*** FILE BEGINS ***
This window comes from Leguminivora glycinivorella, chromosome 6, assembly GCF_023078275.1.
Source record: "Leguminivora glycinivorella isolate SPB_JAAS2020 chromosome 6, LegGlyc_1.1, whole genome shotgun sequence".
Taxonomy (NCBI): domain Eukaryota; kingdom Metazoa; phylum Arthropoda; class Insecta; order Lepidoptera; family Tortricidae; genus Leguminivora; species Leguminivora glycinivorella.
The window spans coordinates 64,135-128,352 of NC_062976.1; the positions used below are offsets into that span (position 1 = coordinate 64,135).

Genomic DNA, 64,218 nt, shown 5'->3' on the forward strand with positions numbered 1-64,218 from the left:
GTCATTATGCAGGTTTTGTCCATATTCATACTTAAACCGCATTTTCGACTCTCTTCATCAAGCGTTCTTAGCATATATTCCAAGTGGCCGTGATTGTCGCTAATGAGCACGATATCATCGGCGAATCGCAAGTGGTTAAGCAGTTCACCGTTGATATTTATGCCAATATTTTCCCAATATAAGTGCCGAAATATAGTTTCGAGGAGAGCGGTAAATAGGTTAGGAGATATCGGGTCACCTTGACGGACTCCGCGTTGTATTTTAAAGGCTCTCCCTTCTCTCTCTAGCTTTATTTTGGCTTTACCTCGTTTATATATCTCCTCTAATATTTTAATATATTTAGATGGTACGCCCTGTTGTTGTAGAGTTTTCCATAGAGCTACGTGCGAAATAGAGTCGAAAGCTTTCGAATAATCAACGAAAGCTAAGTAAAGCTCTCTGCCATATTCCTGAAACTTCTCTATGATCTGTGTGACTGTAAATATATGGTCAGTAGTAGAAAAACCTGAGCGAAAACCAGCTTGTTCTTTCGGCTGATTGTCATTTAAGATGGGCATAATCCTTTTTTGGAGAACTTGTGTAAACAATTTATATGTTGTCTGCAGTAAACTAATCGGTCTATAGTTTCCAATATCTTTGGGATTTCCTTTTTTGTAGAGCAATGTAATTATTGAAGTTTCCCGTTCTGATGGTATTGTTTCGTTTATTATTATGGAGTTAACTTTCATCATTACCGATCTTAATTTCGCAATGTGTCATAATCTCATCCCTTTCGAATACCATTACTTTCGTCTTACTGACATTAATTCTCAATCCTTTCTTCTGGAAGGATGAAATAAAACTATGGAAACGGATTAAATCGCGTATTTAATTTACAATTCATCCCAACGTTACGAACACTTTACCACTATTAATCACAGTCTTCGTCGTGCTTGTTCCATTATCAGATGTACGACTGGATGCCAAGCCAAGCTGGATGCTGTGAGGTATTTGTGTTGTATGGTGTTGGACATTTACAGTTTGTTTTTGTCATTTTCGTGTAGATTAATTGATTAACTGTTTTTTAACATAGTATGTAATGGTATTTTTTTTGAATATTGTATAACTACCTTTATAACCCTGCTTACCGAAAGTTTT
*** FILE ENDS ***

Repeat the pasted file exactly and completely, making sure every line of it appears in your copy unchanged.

This window comes from Leguminivora glycinivorella, chromosome 6, assembly GCF_023078275.1.
Source record: "Leguminivora glycinivorella isolate SPB_JAAS2020 chromosome 6, LegGlyc_1.1, whole genome shotgun sequence".
Taxonomy (NCBI): domain Eukaryota; kingdom Metazoa; phylum Arthropoda; class Insecta; order Lepidoptera; family Tortricidae; genus Leguminivora; species Leguminivora glycinivorella.
The window spans coordinates 64,135-128,352 of NC_062976.1; the positions used below are offsets into that span (position 1 = coordinate 64,135).

Genomic DNA, 64,218 nt, shown 5'->3' on the forward strand with positions numbered 1-64,218 from the left:
GTCATTATGCAGGTTTTGTCCATATTCATACTTAAACCGCATTTTCGACTCTCTTCATCAAGCGTTCTTAGCATATATTCCAAGTGGCCGTGATTGTCGCTAATGAGCACGATATCATCGGCGAATCGCAAGTGGTTAAGCAGTTCACCGTTGATATTTATGCCAATATTTTCCCAATATAAGTGCCGAAATATAGTTTCGAGGAGAGCGGTAAATAGGTTAGGAGATATCGGGTCACCTTGACGGACTCCGCGTTGTATTTTAAAGGCTCTCCCTTCTCTCTCTAGCTTTATTTTGGCTTTACCTCGTTTATATATCTCCTCTAATATTTTAATATATTTAGATGGTACGCCCTGTTGTTGTAGAGTTTTCCATAGAGCTACGTGCGAAATAGAGTCGAAAGCTTTCGAATAATCAACGAAAGCTAAGTAAAGCTCTCTGCCATATTCCTGAAACTTCTCTATGATCTGTGTGACTGTAAATATATGGTCAGTAGTAGAAAAACCTGAGCGAAAACCAGCTTGTTCTTTCGGCTGATTGTCATTTAAGATGGGCATAATCCTTTTTTGGAGAACTTGTGTAAACAATTTATATGTTGTCTGCAGTAAACTAATCGGTCTATAGTTTCCAATATCTTTGGGATTTCCTTTTTTGTAGAGCAATGTAATTATTGAAGTTTCCCGTTCTGATGGTATTGTTTCGTTTATTATTATGGAGTTAACTTTCATCATTACCGATCTTAATTTCGCAATGTGTCATAATCTCATCCCTTTCGAATACCATTACTTTCGTCTTACTGACATTAATTCTCAATCCTTTCTTCTGGAAGGATGAAATAAAACTATGGAAACGGATTAAATCGCGTATTTAATTTACAATTCATCCCAACGTTACGAACACTTTACCACTATTAATCACAGTCTTCGTCGTGCTTGTTCCATTATCAGATGTACGACTGGATGCCAAGCCAAGCTGGATGCTGTGAGGTATTTGTGTTGTATGGTGTTGGACATTTACAGTTTGTTTTTGTCATTTTCGTGTAGATTAATTGATTAACTGTTTTTTAACATAGTATGTAATGGTATTTTTTTTGAATATTGTATAACTACCTTTATAACCCTGCTTACCGAAAGTTTT